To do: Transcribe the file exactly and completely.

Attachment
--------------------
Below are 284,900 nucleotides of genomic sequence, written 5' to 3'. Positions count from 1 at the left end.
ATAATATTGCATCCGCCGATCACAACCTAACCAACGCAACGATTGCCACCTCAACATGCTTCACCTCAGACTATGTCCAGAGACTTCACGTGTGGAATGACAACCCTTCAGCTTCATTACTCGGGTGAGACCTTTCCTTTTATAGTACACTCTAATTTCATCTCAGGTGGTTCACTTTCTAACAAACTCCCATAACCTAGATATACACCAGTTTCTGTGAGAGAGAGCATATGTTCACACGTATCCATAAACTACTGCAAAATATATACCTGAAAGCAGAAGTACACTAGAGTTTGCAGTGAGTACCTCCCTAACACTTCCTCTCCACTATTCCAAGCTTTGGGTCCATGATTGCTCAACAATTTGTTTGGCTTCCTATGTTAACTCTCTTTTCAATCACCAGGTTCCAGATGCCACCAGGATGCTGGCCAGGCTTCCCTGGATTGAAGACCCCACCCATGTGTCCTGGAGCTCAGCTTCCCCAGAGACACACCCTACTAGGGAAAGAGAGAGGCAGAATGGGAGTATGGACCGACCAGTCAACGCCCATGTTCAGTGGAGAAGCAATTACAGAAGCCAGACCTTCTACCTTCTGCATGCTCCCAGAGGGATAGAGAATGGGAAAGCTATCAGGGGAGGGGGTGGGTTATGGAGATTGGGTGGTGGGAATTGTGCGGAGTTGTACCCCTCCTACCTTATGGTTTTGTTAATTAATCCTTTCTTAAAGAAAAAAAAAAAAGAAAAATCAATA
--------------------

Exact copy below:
Below are 284,900 nucleotides of genomic sequence, written 5' to 3'. Positions count from 1 at the left end.
ATAATATTGCATCCGCCGATCACAACCTAACCAACGCAACGATTGCCACCTCAACATGCTTCACCTCAGACTATGTCCAGAGACTTCACGTGTGGAATGACAACCCTTCAGCTTCATTACTCGGGTGAGACCTTTCCTTTTATAGTACACTCTAATTTCATCTCAGGTGGTTCACTTTCTAACAAACTCCCATAACCTAGATATACACCAGTTTCTGTGAGAGAGAGCATATGTTCACACGTATCCATAAACTACTGCAAAATATATACCTGAAAGCAGAAGTACACTAGAGTTTGCAGTGAGTACCTCCCTAACACTTCCTCTCCACTATTCCAAGCTTTGGGTCCATGATTGCTCAACAATTTGTTTGGCTTCCTATGTTAACTCTCTTTTCAATCACCAGGTTCCAGATGCCACCAGGATGCTGGCCAGGCTTCCCTGGATTGAAGACCCCACCCATGTGTCCTGGAGCTCAGCTTCCCCAGAGACACACCCTACTAGGGAAAGAGAGAGGCAGAATGGGAGTATGGACCGACCAGTCAACGCCCATGTTCAGTGGAGAAGCAATTACAGAAGCCAGACCTTCTACCTTCTGCATGCTCCCAGAGGGATAGAGAATGGGAAAGCTATCAGGGGAGGGGGTGGGTTATGGAGATTGGGTGGTGGGAATTGTGCGGAGTTGTACCCCTCCTACCTTATGGTTTTGTTAATTAATCCTTTCTTAAAGAAAAAAAAAAAAGAAAAATCAATA